We are looking for a highly motivated prospective PhD student to undertake the project described below. We will support interested applicants as they apply for funding to undertake this work. The project is advertised within the NERC DTP at Cambridge. Further details about this funding scheme are available here:
The project may be funded from another source, depending on the schemes for which particular applicants are eligible. Please contact Rebecca Kilner (firstname.lastname@example.org) for further information, or if you would like to discuss suggestions for different projects.
PhD project: Seminal fluid proteins: a new mechanism for non-genetic inheritance?
Understanding how traits are inherited from generation to generation is key to understanding how individual variation arises, how novel adaptations arise and how quickly individuals can adapt in a changing world. Recent evidence suggests that variation in some traits can be attributed to non-genetic inheritance, but it is unclear exactly how these mechanisms work and whether their effects can persist downstream into adulthood. We will investigate these problems by focusing on the actions of seminal fluid proteins in burying beetles. Seminal fluid proteins are known to influence female reproductive physiology in other insects, but how long-lasting are their effects and can they influence characteristics of the offspring? We will answer these questions by working in collaboration with Professor Tracey Chapman at UEA (https://www.uea.ac.uk/biological-sciences/people/profile/tracey-chapman), a world expert on insect seminal proteins.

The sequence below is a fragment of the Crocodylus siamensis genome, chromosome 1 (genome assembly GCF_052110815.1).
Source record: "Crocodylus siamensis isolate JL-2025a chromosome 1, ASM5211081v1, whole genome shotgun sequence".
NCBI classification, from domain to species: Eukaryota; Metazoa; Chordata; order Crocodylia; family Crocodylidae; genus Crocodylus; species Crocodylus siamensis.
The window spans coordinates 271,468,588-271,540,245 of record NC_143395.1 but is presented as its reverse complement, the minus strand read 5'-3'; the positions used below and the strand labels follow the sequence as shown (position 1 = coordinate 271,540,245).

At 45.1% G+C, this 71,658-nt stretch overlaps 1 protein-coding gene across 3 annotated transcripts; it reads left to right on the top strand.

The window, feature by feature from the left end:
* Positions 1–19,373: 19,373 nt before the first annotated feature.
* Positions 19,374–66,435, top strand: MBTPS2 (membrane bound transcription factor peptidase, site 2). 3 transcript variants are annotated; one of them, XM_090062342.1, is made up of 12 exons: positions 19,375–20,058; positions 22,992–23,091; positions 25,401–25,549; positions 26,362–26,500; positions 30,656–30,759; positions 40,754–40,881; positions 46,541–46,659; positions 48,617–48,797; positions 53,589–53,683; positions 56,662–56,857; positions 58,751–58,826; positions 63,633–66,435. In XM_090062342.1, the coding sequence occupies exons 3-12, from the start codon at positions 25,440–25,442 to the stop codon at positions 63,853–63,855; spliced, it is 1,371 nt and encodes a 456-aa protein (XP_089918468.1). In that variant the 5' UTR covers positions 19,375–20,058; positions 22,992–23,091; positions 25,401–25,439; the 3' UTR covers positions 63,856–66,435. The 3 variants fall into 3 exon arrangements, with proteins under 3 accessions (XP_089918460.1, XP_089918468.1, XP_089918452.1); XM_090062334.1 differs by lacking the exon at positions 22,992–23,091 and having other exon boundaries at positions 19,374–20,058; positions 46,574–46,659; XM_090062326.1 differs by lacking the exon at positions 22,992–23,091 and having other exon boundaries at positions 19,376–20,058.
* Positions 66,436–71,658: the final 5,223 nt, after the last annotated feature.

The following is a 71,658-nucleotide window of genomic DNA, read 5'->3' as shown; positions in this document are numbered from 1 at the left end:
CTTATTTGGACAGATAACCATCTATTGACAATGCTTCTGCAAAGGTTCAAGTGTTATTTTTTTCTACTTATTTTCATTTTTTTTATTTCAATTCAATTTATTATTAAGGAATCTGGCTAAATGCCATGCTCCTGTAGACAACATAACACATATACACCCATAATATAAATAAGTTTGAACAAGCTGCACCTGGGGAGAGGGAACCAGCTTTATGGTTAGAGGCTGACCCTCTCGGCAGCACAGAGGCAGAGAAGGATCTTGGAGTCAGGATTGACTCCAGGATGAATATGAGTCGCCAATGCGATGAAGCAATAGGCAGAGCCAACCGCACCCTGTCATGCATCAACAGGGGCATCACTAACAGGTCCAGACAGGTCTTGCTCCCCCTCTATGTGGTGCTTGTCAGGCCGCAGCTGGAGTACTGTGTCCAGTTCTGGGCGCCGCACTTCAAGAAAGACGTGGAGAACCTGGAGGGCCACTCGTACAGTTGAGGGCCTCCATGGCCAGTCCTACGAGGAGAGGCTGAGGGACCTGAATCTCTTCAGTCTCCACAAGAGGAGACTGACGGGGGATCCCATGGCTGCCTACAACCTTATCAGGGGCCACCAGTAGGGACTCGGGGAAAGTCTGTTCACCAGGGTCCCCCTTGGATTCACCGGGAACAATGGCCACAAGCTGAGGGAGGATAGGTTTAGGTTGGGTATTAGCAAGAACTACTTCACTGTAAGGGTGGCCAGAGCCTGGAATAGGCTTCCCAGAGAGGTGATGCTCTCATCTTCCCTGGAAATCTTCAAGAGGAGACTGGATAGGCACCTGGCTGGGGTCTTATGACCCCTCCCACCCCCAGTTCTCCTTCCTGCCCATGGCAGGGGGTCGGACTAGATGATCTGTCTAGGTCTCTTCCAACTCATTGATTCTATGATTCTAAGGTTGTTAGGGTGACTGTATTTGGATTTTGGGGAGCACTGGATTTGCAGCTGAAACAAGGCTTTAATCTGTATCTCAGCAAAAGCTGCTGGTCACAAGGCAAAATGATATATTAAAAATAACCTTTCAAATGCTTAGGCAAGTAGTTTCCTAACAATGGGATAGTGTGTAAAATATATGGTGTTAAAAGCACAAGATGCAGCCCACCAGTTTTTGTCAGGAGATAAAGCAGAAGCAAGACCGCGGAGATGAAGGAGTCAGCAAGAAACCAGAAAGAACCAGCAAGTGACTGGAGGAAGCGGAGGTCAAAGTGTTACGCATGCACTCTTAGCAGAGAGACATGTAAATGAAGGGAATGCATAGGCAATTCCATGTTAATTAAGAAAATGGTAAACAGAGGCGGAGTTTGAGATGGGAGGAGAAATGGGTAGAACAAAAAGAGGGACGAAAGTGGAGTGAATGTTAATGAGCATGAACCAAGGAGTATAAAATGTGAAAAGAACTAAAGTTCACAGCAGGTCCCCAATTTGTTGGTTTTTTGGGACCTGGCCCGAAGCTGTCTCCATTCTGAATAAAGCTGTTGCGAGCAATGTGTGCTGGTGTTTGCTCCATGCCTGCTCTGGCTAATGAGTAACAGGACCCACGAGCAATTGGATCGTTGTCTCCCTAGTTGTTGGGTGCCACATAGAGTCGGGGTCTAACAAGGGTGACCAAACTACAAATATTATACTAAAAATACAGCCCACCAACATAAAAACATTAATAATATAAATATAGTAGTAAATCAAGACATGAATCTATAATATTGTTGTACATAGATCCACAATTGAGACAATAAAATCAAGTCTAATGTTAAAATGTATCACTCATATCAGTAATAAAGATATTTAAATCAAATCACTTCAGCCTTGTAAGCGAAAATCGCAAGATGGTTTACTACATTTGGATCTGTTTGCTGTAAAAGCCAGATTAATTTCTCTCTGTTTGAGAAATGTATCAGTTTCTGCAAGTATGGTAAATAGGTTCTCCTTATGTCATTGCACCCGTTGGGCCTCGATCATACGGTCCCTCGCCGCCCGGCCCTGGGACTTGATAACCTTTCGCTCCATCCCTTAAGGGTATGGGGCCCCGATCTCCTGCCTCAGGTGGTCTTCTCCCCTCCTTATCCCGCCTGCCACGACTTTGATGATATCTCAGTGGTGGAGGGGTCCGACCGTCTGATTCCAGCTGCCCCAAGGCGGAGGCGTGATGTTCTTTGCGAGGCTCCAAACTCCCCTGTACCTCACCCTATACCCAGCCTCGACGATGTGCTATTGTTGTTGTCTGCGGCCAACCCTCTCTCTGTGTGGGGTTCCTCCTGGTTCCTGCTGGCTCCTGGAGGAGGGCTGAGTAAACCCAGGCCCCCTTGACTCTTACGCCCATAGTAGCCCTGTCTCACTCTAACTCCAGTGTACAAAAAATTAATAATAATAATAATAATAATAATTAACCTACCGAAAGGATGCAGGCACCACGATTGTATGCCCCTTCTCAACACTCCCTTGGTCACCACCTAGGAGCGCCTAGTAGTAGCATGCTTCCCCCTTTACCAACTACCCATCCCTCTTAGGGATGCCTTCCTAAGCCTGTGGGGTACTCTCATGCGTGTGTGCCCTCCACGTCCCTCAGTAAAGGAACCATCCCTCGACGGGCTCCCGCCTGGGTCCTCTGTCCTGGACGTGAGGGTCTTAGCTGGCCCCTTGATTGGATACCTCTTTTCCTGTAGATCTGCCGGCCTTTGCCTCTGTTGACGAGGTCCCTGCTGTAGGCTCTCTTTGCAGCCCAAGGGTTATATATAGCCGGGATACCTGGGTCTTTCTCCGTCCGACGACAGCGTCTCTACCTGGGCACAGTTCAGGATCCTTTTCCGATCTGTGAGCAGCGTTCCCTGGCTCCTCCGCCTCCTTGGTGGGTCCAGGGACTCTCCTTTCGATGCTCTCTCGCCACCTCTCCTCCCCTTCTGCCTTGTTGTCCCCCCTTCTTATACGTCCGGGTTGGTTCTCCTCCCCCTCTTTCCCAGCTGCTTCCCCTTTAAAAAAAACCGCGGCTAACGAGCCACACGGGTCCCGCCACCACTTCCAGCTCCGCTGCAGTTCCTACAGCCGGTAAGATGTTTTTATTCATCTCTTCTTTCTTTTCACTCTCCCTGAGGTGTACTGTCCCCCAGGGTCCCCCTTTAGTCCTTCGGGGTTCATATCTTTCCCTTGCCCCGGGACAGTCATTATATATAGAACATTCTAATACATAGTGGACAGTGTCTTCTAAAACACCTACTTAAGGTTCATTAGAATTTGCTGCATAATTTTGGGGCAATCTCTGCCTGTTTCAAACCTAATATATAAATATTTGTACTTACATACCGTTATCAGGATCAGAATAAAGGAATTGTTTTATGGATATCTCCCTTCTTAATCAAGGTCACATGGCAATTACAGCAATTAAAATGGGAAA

The aim of this project is to use genomic analysis to identify seminal fluid proteins in burying beetles; to use genome editing techniques (e.g. CRISPR) to analyse their effect on female physiology, and on traits expressed in offspring; and to investigate whether previous mating partners can influence traits in offspring via their seminal fluid proteins, even when those offspring sired by different males. Our study species is Nicrophorus vespilloides, which mates rampantly and promiscuously in nature. Our pilot experiments suggest that previous mating partners can affect female fecundity in this species, and thence offspring size.